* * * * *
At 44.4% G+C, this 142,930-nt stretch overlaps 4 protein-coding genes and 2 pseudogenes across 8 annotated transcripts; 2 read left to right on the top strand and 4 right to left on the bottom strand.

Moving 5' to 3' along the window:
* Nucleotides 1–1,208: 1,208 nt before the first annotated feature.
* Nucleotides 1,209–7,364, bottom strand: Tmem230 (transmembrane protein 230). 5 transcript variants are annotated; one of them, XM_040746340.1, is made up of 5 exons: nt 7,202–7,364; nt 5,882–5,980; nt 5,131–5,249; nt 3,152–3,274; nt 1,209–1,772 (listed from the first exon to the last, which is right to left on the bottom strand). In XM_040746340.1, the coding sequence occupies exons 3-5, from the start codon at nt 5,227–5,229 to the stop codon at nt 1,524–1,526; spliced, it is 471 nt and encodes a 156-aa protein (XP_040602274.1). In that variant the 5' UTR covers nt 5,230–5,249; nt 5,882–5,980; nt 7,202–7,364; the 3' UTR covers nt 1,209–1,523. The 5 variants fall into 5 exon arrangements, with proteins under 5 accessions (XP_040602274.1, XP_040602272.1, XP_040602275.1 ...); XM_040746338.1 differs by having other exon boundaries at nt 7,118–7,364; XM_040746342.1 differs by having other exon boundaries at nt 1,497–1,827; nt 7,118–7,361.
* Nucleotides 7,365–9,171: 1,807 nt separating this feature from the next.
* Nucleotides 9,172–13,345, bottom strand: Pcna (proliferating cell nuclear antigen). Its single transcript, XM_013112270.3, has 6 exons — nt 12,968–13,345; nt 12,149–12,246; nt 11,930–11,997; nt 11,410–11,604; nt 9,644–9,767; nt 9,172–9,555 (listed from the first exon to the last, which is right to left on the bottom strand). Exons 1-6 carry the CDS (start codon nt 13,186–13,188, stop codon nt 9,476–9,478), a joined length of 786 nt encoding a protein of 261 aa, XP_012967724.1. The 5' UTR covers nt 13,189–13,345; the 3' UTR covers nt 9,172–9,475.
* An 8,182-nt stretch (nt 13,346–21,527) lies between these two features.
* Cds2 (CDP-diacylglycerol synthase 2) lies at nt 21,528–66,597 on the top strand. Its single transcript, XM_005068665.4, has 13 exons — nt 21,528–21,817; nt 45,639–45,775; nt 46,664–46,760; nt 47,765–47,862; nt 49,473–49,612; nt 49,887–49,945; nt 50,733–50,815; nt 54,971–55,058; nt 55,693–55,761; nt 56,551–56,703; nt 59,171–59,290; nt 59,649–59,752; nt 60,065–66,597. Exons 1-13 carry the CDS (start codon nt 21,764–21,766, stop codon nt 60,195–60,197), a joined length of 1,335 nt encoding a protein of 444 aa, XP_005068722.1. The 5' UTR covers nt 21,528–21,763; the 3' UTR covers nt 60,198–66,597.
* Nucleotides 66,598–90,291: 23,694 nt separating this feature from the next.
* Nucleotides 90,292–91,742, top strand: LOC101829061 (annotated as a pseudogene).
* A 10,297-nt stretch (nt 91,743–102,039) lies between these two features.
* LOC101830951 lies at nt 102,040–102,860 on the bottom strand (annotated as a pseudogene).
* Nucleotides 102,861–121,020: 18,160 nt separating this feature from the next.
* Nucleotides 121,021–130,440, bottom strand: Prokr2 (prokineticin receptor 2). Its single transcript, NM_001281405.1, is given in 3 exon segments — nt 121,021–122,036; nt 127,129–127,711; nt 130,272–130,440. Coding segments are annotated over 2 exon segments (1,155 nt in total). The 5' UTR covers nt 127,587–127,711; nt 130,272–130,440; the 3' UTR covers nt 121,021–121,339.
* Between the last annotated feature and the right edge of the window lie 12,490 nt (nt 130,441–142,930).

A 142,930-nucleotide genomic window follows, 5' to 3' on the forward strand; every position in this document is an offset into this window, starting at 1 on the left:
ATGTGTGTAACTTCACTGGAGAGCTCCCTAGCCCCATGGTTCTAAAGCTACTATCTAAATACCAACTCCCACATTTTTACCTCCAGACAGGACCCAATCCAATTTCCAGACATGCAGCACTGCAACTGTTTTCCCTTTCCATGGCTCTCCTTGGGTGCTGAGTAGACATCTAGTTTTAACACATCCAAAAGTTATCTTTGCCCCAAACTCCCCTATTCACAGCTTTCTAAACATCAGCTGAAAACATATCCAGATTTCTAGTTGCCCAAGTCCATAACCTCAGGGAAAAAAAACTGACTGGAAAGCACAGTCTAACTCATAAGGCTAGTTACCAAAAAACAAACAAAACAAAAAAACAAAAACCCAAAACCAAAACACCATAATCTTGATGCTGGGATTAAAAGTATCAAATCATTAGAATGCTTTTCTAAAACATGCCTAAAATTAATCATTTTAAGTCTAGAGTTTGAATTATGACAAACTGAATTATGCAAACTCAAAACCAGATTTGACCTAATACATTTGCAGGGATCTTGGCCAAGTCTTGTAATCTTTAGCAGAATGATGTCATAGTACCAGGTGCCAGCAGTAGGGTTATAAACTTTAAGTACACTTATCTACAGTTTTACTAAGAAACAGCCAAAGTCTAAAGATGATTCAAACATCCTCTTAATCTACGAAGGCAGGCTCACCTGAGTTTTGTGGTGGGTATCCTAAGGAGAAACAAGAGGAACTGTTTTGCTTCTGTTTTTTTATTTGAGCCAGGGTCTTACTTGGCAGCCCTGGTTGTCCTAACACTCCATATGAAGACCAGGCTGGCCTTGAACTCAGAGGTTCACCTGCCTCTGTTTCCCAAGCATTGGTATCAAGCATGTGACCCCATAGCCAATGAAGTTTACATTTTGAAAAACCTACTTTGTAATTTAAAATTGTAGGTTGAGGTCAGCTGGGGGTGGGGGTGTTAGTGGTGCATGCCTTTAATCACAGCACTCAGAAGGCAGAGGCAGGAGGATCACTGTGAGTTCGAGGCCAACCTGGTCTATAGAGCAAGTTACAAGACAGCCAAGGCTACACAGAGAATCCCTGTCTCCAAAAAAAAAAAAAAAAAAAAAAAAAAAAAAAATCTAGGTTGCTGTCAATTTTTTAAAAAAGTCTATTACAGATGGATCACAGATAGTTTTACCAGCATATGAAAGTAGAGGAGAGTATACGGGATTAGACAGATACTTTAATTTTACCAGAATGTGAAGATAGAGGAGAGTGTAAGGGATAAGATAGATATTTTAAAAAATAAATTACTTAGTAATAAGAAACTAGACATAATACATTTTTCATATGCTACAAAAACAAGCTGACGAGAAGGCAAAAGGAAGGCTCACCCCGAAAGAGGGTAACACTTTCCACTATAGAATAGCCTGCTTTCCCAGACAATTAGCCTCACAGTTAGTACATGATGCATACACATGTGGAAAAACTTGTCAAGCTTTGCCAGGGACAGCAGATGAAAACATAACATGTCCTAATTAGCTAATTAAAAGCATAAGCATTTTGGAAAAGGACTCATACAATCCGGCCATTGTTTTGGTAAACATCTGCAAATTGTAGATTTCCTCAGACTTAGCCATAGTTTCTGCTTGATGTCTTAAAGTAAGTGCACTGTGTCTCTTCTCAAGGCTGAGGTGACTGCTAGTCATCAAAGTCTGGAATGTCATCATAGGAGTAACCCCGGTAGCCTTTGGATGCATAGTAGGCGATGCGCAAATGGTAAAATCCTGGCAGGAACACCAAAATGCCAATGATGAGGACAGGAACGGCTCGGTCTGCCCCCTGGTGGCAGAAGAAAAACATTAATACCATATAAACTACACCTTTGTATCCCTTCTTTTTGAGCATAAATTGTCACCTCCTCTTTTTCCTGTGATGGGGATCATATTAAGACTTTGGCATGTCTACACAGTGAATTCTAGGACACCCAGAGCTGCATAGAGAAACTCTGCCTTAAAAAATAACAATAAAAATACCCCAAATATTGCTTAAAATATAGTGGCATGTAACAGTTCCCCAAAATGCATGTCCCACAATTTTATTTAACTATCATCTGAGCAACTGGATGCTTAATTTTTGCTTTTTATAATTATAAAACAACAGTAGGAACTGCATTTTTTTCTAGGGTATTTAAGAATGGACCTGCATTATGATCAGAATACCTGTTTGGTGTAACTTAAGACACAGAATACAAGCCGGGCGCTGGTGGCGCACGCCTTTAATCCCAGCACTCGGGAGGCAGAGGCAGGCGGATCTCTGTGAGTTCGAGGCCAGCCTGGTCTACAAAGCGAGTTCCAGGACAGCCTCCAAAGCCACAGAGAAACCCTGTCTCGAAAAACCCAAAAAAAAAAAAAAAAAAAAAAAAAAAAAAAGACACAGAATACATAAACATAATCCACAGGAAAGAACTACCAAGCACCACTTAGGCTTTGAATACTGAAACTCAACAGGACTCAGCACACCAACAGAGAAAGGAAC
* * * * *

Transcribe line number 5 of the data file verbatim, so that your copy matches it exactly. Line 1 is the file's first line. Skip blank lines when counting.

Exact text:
* Nucleotides 7,365–9,171: 1,807 nt separating this feature from the next.